Menand also intrigues when he notes: “One of Lerner’s chief examples of misplaced expectations for poetry is what he calls ‘nostalgia for a poetry that could supposedly reconcile the individual and the social, and so transform millions of individuals into an authentic People.’” We imagine a “back then” in which children routinely memorized and performed poems in school, or when people kept notion books of notable lines or whole poems. We imagine the pool of poems smaller and thus shared and familiar. I wonder if we are romanticizing the past. Then, as now, only a fraction of extant poems are offered for such activities, usually the most accessible, the best-known, those with the most marked rhythm for ease of memorization, those most likely to carry the audience along. The rest, certainly the most daring or experimental, or those written by “margin-dwelling” writers didn’t find themselves “reconciling individuals into a People,” at best perhaps they brought together a group of friends/compatriots around a café table, or as now, rippled outward among a “friend group” on social media.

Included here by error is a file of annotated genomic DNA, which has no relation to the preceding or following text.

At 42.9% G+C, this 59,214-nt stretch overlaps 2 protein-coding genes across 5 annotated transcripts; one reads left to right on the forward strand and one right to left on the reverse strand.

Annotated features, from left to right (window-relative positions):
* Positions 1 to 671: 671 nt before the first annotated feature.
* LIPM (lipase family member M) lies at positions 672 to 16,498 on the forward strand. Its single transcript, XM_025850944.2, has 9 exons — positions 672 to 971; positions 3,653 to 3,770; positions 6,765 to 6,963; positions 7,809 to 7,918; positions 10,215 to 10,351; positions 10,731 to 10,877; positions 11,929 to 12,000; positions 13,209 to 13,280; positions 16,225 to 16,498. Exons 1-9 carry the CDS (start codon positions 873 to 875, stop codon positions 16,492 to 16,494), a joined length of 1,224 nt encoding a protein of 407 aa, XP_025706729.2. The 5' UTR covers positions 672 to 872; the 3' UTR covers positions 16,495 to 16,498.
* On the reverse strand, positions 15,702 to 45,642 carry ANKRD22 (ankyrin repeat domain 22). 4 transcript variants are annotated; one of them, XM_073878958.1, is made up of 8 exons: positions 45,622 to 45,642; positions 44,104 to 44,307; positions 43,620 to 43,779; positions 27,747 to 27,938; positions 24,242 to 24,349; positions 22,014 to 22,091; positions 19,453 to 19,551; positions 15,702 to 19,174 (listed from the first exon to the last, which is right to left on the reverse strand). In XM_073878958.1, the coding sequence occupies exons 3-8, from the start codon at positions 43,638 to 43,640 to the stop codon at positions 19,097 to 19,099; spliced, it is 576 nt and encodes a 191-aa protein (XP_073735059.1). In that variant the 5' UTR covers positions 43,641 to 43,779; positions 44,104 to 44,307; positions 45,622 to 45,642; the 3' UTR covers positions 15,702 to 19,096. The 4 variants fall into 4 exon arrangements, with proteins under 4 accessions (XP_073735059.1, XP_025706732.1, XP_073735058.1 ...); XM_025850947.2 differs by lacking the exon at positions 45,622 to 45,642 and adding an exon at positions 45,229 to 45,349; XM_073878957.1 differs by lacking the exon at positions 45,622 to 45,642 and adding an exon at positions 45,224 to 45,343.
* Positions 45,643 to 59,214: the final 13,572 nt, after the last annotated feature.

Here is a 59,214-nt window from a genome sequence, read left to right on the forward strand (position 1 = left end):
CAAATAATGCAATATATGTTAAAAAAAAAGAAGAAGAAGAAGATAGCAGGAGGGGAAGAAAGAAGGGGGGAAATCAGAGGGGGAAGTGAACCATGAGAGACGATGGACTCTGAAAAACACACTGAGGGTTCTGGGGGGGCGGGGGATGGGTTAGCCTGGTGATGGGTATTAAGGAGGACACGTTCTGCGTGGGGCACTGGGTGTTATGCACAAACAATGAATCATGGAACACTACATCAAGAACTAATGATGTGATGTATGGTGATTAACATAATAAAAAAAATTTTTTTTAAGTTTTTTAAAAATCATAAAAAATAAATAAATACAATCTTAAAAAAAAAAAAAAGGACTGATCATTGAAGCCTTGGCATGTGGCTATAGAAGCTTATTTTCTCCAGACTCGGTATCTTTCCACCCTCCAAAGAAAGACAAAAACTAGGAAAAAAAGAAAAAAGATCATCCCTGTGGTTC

I take issue with Zapruder’s lines: “We find genuine questions everywhere in poetry because they direct the lines away from certainty and stasis. In the best poems, often the poet does not know the answer.” A poetry critic always runs the risk of elevating personal preferences to principles. For example: “I prefer ambiguity; thus, the greater the degree of ambiguity, the better the poem.” Many poems that I love examine recognizable themes in language that invites the reader in (see, I am doing it too: elevating my preference to an aesthetic ruler). These poems take the reader to what could be called a “conclusion.” The final line “makes sense.” The poet—gasp!—perhaps even knows where they are going and how they wanted to arrive there. This doesn’t render the poem “static.” We know any given wave will advance over the shore and retreat, but never the same way. Its movement isn’t ambiguous and enigmatic, only variable.